What does the word “foster” mean? It means to help someone (or something) grow and develop. To foster also means to take care of someone’s needs. A foster family is a family who opens up their homes to children who have to be separated from their birth families. It is the foster family’s job to help their foster child grow and develop within a loving, nurturing environment.
Not everyone is cut out to be a foster parent. The state has to do background checks on families that want to become a foster family as well as inspect their home. If nothing is found in the past of the family, and the state is satisfied that the child will be safe, then the family goes through a series of classes to be trained to become a foster family.
There are many situations when a child’s mom or dad will be physically, sexually, or emotionally abusive to their child. When that happens, the state has to step in and investigate the situation and determine whether or not the child can stay in that home. Sometimes, it becomes necessary to remove the child from the home and place them in a foster home where they will be safe. Sometimes the child will have to stay with the new family for a few days, or sometimes it may be a few weeks, or even a few years. When a child’s mom or dad can’t take care of their child, it becomes very important that someone is available to step in and take the place of the child’s parents in the day-to-day care of the child. This is not always as easy as some might think. Fostering a child can definitely be a challenge, as well as extremely rewarding!
When a child has to be taken from their home and placed into another home, the child is often very scared and confused. It is very difficult for the child to think about not living with their parent(s). Even if the child was being abused, they often do not want to be taken away from the home that they have grown up in. Foster parents have to be kind, patient, and loving people in order to be able to meet the various needs that the foster child is going to need. Foster parents need to be able to make the child feel safe and loved.
A foster child will have many challenges to face when moving to a different home. There will be new rules to get used to and new people who live in the home. There will probably also be a new school to go to. But if this child feels loved and accepted into the foster home, the child may also feel some relief at living in a calmer more normal environment than what they were used to.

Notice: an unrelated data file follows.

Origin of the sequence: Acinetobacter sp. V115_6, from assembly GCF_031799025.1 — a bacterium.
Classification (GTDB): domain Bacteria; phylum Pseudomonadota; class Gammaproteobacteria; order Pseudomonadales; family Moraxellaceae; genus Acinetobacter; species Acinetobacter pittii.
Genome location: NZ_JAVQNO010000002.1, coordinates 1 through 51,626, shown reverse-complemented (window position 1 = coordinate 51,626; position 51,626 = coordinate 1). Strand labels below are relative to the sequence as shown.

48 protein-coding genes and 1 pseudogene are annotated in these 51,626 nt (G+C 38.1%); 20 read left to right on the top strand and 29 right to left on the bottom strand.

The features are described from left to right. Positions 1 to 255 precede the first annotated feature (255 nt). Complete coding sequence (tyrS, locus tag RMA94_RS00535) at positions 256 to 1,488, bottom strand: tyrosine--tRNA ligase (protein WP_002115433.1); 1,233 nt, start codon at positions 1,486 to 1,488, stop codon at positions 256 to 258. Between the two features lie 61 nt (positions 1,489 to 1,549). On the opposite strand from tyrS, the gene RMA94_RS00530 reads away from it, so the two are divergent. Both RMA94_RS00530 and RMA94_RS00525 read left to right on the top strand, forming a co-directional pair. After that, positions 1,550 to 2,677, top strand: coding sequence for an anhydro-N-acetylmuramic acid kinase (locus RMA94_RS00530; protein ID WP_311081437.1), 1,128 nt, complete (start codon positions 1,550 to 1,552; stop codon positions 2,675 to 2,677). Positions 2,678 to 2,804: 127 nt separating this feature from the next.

A child who has been moved from their home into a foster home can feel many mixed emotions. They can feel safe and happy that their foster family is loving and nurturing, but at the same time they may feel sad and worried about their real mom or dad. They worry about what is going to happen next and may even go through periods where they are very angry at everyone over the whole situation. The foster family has to be prepared to deal with the possibility of a lot of additional stress due to the foster child’s anxieties about his or her situation.
Each child that is put into foster care will be assigned a caseworker. The caseworker’s job is to decide what needs to be done to help get the parent(s) ready to have the child come back home. Everything is done to help the family be reunited, but sometimes that just is not possible. In those cases, the child may remain in foster care, or go to live with a relative, or eventually may even be adopted by the foster family, relatives, or another family interested in adopting a child.
Between the time a child is first placed in foster care up until the time permanency is reached it is imperative for the well being of the child that he or she has a home in which to stay where they will be loved, sheltered, nurtured, and kept safe. The trauma of being removed from their biological family will forever leave scars on these kids, but if their experience in foster care is positive, the chance that they will be able to overcome their past as they grow older is greatly increased. It is important that more good foster homes are made available for the many children that currently are, and for those that will soon be, entering the foster care system.